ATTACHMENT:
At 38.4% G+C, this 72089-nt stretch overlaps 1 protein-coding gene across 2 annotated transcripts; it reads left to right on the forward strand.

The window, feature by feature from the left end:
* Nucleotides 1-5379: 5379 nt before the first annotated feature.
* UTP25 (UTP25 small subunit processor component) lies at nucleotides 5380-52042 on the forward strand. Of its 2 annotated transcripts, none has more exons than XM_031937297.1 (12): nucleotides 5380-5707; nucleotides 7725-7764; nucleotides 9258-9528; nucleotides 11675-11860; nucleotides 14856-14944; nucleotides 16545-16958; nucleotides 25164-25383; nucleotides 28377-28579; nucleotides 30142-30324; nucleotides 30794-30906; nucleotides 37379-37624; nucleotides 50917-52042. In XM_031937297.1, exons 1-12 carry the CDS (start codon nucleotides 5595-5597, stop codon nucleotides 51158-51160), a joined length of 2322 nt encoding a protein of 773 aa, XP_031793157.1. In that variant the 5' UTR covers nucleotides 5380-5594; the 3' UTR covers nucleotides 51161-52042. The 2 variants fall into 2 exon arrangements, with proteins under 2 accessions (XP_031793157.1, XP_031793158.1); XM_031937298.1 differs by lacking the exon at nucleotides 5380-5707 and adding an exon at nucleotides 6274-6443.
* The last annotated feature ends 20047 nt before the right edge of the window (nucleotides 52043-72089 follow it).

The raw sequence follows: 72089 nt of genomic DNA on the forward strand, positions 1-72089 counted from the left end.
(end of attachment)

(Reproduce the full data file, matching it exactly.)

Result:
At 38.4% G+C, this 72089-nt stretch overlaps 1 protein-coding gene across 2 annotated transcripts; it reads left to right on the forward strand.

The window, feature by feature from the left end:
* Nucleotides 1-5379: 5379 nt before the first annotated feature.
* UTP25 (UTP25 small subunit processor component) lies at nucleotides 5380-52042 on the forward strand. Of its 2 annotated transcripts, none has more exons than XM_031937297.1 (12): nucleotides 5380-5707; nucleotides 7725-7764; nucleotides 9258-9528; nucleotides 11675-11860; nucleotides 14856-14944; nucleotides 16545-16958; nucleotides 25164-25383; nucleotides 28377-28579; nucleotides 30142-30324; nucleotides 30794-30906; nucleotides 37379-37624; nucleotides 50917-52042. In XM_031937297.1, exons 1-12 carry the CDS (start codon nucleotides 5595-5597, stop codon nucleotides 51158-51160), a joined length of 2322 nt encoding a protein of 773 aa, XP_031793157.1. In that variant the 5' UTR covers nucleotides 5380-5594; the 3' UTR covers nucleotides 51161-52042. The 2 variants fall into 2 exon arrangements, with proteins under 2 accessions (XP_031793157.1, XP_031793158.1); XM_031937298.1 differs by lacking the exon at nucleotides 5380-5707 and adding an exon at nucleotides 6274-6443.
* The last annotated feature ends 20047 nt before the right edge of the window (nucleotides 52043-72089 follow it).

The raw sequence follows: 72089 nt of genomic DNA on the forward strand, positions 1-72089 counted from the left end.